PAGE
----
Before making this film, Tamer had been aware of the concept of community wellbeing, but never really thought too much about it, and definitely didn’t think it was a key factor in achieving optimal health. As as result, in his decade’s work as a wellness professional, he advised my clients that health was mainly defined by two things: what we ate and how much we exercised.
But all of that changed after a trip to the Blue Mountains of Jamaica. Tamer stayed a few nights in a small mountain camp, outfitted with just the basics for simple village life. The purpose of the trip was to learn from the local population about food, nutrition and sustainable living, but what really overwhelmed him was the profound sense of community. Despite lacking material possessions that most of us place such high value on, the people of this village seemed happy, healthy and really connected to one another. This made Tamer wonder — How do people in North America feel about their sense of community and connectedness? And what, if any, effect does this have on our overall wellbeing?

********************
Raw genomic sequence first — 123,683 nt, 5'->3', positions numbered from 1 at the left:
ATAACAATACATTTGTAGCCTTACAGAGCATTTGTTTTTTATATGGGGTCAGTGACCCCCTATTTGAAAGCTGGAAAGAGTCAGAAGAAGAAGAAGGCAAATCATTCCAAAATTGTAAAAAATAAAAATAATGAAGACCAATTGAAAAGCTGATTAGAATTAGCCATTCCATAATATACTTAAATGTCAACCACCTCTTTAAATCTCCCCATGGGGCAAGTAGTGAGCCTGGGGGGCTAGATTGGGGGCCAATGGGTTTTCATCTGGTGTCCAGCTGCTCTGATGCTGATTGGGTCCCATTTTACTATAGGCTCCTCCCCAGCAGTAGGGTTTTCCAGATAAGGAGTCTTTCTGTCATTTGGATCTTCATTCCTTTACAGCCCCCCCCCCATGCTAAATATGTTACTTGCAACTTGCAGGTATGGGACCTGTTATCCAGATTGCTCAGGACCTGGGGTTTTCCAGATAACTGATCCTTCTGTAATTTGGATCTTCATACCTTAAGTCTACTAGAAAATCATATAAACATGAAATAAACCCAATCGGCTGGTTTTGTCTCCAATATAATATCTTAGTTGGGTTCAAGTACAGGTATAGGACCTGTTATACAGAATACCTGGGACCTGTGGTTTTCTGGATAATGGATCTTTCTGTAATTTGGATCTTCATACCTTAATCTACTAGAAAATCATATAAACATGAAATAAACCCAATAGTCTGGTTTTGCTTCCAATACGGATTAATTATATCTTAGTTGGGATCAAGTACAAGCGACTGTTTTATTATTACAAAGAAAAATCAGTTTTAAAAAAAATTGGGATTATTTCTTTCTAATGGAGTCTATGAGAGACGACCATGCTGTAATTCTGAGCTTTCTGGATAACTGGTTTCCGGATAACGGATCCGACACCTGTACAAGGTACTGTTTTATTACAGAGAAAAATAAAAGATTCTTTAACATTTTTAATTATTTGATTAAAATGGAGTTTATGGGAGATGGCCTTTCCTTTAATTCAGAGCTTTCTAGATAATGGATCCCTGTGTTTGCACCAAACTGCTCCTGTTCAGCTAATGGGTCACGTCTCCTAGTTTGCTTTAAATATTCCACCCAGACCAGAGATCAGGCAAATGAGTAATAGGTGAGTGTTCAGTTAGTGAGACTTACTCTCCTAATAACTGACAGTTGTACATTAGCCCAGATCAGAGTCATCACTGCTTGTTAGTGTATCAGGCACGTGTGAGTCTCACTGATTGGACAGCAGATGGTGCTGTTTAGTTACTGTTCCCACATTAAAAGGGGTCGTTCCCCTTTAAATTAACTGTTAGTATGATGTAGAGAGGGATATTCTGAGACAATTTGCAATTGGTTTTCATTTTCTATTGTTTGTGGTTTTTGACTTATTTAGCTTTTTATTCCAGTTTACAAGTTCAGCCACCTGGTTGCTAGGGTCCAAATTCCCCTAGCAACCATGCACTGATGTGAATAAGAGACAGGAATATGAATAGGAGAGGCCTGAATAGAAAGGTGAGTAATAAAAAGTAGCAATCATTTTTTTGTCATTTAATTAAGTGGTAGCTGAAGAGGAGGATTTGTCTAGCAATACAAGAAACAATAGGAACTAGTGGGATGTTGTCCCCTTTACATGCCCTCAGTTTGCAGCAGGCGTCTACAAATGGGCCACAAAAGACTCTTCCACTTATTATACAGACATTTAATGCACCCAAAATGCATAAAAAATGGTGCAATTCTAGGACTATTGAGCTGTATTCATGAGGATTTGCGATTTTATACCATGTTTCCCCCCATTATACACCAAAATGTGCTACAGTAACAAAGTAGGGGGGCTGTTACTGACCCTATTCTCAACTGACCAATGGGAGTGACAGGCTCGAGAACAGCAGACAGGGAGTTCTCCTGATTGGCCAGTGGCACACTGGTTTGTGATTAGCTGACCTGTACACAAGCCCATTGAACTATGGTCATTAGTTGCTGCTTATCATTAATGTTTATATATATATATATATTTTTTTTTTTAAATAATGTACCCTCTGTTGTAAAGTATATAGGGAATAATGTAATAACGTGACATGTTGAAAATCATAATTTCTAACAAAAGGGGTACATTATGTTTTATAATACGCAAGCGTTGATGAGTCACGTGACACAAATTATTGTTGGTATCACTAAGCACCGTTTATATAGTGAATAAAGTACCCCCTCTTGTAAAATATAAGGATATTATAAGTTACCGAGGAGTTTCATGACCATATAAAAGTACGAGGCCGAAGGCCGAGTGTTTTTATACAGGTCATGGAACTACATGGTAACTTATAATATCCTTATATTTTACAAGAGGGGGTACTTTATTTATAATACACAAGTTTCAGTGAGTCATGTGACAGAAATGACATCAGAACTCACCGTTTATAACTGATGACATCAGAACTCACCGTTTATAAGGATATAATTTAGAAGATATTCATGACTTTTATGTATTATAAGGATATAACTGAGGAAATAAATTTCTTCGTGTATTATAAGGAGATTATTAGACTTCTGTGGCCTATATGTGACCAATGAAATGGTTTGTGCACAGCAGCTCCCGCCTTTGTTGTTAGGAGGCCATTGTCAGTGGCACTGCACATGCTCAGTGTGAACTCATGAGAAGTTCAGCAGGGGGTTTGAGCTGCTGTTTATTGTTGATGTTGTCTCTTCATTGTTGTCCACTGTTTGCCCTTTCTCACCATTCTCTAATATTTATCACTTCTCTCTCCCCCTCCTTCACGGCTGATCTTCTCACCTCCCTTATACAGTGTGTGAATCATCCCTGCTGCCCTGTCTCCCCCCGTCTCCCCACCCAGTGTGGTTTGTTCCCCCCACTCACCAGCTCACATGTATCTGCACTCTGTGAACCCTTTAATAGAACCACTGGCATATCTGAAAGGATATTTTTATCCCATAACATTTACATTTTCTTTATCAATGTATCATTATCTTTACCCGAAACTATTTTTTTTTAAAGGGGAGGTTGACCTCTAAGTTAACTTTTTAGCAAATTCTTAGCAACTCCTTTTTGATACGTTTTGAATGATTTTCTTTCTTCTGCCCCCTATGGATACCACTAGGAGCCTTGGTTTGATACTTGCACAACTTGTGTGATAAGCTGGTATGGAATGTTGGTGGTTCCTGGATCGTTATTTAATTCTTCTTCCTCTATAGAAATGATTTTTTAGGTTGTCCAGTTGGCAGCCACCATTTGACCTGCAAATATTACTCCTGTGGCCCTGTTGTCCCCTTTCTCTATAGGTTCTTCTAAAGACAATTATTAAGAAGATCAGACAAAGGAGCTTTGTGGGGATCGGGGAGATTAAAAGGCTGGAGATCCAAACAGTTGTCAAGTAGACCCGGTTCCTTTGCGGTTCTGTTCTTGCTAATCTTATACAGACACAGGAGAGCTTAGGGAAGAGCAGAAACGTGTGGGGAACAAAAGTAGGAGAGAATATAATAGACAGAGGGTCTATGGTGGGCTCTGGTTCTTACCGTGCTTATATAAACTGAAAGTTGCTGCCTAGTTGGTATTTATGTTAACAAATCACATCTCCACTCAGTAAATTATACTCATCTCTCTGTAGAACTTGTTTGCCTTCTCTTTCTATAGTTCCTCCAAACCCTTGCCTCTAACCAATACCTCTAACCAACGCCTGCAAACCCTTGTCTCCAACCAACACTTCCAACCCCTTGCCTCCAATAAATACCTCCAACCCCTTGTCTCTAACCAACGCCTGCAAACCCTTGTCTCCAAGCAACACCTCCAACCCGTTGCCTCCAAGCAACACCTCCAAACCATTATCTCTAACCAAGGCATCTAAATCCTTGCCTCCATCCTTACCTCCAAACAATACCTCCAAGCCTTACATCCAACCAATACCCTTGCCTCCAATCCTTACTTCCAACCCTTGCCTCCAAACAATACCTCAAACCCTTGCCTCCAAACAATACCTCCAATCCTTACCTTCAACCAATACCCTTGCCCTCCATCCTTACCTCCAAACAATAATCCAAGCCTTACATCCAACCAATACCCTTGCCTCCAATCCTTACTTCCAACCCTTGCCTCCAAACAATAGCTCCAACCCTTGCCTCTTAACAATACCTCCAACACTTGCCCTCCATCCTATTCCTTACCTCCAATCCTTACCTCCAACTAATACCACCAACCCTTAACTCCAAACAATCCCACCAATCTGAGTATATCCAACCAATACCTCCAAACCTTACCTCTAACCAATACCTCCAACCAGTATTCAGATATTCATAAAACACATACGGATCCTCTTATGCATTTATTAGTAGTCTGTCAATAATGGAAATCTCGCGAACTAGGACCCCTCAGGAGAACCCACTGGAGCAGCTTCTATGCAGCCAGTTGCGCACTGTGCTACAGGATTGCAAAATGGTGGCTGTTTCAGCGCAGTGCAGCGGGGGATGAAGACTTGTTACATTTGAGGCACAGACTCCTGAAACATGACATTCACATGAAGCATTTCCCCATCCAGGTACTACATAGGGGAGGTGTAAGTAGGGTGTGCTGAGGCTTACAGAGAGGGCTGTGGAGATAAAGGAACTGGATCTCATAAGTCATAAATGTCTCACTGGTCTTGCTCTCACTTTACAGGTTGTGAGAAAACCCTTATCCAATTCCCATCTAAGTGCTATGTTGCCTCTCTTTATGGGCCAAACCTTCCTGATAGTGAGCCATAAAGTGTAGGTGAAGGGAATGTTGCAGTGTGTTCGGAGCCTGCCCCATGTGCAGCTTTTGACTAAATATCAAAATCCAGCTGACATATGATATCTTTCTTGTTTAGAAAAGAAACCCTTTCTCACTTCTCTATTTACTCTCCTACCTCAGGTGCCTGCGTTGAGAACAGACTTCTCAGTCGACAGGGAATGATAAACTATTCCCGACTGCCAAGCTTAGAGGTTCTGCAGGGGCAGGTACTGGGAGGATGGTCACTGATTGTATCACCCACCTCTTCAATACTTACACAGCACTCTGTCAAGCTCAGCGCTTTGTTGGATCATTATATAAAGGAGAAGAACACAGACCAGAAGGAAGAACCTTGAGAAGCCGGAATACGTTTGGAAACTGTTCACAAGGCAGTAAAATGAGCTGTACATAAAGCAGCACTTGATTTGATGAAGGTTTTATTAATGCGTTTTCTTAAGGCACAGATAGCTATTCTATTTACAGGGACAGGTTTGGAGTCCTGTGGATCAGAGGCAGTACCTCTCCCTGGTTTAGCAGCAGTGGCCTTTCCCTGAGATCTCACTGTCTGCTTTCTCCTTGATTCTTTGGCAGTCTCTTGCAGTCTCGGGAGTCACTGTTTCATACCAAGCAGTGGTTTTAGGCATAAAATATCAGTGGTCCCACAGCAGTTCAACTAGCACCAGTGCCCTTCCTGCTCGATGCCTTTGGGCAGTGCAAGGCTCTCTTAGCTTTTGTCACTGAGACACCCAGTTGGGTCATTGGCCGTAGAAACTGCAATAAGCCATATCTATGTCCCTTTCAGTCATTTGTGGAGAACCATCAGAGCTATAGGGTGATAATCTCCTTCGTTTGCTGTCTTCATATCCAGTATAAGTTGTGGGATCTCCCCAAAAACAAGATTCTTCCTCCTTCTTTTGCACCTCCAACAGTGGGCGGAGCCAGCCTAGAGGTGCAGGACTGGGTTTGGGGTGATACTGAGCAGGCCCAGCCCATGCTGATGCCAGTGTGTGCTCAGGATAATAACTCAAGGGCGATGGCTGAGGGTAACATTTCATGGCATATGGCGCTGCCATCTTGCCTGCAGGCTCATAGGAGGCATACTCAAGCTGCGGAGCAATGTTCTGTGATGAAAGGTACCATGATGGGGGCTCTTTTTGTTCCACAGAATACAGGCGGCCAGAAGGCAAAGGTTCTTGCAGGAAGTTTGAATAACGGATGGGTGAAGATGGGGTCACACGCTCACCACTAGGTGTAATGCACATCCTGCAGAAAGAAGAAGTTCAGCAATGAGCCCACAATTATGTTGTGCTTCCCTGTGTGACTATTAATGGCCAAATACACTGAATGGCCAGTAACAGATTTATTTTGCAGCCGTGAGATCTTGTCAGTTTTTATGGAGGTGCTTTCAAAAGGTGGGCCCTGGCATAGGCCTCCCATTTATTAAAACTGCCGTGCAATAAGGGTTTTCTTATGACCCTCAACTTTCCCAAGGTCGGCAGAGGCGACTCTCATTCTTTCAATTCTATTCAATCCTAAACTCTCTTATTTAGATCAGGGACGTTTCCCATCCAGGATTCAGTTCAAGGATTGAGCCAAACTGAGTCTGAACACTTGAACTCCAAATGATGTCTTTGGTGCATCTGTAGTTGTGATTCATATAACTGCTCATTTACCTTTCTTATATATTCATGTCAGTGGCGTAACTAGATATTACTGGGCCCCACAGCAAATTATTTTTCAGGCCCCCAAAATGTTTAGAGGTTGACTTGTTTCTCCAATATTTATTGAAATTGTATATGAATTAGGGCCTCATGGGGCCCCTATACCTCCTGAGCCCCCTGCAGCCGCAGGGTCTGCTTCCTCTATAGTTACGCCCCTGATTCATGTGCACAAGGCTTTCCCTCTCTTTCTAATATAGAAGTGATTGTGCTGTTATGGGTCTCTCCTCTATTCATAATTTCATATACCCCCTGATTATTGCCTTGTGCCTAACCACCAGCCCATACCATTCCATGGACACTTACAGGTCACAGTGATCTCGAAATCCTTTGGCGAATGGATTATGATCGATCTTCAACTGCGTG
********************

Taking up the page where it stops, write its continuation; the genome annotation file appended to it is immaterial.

These questions inspired Tamer to direct and produce The Great Disconnect. As he met with experts in economic, social and urban planning, Tamer discovered how multifaceted this idea of community wellbeing is, and how crucial it is to our existence. There are great benefits to being able to come together, but there are also ill effects that stem from community breakdown. Unfortunately, these effects — such as loneliness and social isolation — are being labeled as epidemics, epidemics that may become one of society’s biggest challenges of the 21st century.
Making this film has changed Tamer’s definition of what it really means to be healthy – physically, emotionally, and socially. His hope is that by watching this film people will reflect on the idea that to be well, we need to find ways to come together. The health of society as a whole depends on it.